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What Licenses Does A Jerky Business Need?

What Licenses Does A Jerky Business Need?

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What Licenses Does A Jerky Business Need?

Starting a successful jerky business takes more than knowing how to make a tasty snack.

The question, “what business license do I need to start my business” is a common one, but in reality, a business will often need multiple licenses, permits, and registrations from federal, state, and local agencies to get started.

Let’s look at the licenses to consider when starting a jerky business.

Related: Guide to starting a jerky business

While we have researched what licenses and permits your business may need, please be aware that there is no way for us to have uncovered every state and local requirement.

To not miss any important licenses and permits, we recommend also checking with your local Chamber of Commerce, economic development agency, or use a business license service like Incfile or LegalZoom.

What Licenses Do You Need to Start a Jerky Business?

Federal Requirements

Generally, jerky operations that sell product across state lines will need to prepare their meats in a USDA certified kitchen. USDA Food Safety and Inspection Services inspect facilities to make sure the meat, poultry, and egg products are prepared safely.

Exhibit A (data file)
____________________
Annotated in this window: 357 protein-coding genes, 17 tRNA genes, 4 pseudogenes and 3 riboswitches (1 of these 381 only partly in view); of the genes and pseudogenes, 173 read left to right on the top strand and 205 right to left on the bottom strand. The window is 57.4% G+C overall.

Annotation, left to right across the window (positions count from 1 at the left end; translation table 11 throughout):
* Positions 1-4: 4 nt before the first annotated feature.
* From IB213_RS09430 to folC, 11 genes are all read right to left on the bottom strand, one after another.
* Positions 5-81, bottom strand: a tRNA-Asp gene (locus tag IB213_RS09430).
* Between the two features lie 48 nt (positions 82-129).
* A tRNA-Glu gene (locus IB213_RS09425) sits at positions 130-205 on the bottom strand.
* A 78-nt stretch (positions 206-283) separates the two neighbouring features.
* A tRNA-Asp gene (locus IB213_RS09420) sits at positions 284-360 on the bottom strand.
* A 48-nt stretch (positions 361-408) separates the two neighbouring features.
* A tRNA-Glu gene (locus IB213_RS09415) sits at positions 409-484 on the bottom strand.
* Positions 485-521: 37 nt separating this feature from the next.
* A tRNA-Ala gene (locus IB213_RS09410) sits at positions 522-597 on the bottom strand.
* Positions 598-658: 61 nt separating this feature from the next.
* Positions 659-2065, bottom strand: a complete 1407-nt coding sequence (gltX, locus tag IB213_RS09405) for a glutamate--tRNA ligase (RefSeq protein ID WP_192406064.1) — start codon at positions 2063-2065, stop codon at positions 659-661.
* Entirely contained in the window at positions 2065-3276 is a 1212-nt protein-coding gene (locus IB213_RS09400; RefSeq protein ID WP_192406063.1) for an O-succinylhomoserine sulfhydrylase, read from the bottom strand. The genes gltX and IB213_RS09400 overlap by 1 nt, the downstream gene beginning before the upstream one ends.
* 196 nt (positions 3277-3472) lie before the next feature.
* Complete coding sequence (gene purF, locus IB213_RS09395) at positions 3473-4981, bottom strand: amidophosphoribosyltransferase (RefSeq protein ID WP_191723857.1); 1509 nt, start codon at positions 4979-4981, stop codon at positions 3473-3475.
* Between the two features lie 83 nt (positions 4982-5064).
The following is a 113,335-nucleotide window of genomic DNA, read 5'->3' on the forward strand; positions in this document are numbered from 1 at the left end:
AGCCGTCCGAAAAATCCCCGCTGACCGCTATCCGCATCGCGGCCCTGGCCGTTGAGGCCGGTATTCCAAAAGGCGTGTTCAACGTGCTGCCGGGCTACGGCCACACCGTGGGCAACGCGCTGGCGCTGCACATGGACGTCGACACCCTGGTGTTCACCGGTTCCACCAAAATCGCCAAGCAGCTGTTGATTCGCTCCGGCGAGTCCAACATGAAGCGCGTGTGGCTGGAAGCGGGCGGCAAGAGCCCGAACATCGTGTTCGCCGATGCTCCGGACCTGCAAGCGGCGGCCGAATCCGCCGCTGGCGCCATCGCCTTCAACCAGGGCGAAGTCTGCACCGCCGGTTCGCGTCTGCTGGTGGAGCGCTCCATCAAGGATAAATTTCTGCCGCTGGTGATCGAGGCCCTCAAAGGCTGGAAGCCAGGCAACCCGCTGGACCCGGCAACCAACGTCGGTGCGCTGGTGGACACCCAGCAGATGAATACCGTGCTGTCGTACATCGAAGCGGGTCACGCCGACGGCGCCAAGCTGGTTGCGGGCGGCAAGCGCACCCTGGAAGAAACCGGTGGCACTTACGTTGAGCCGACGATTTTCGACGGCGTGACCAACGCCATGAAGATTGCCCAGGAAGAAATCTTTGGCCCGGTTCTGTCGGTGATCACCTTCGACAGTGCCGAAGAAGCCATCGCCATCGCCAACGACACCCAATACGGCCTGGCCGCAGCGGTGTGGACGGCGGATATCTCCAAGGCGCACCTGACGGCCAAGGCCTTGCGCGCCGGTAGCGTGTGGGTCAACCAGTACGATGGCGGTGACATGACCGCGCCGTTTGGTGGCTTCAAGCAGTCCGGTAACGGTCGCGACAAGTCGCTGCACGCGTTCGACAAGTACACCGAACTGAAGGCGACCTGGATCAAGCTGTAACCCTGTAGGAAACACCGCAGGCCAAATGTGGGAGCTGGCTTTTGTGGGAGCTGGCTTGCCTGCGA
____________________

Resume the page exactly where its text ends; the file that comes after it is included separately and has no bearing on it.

Even though a small jerky manufacturer selling locally may not be required to be USDA certified, the USDA provides safety guidelines for jerky production.

State Licensing

In general, smaller jerky businesses that sell directly to customers, such as local markets or events, will not need state licensing. Instead, they are typically regulated by their local health department.  Jerky businesses selling to retail stores or distributors will generally need state licensing through their state’s Department of Agriculture.

In most states, jerky is not allowed to be sold under cottage food laws.

Food Service License

In order to sell process and legally sell jerky, a food service license will be needed. This licensing helps ensure food-service establishments are following health and safety requirements and keeping the public safe. Registration is different by location and is typically through the local health department, though a state license may also be needed.

Licensing typically requires employees have a food handler certificate or food sanitation certification, in addition to the facility being randomly inspected.

 

Outside of a food service license, there aren’t any other licenses specifically for a jerky business; however, there will likely be general licensing requirements for starting a business.  Here are a few of the common licenses and permits that a jerky business may need:

General Business License or Permit

Depending on where the business is located, a general business license or permit may be required. A few states require a business license; however, they are more commonly found at the city level.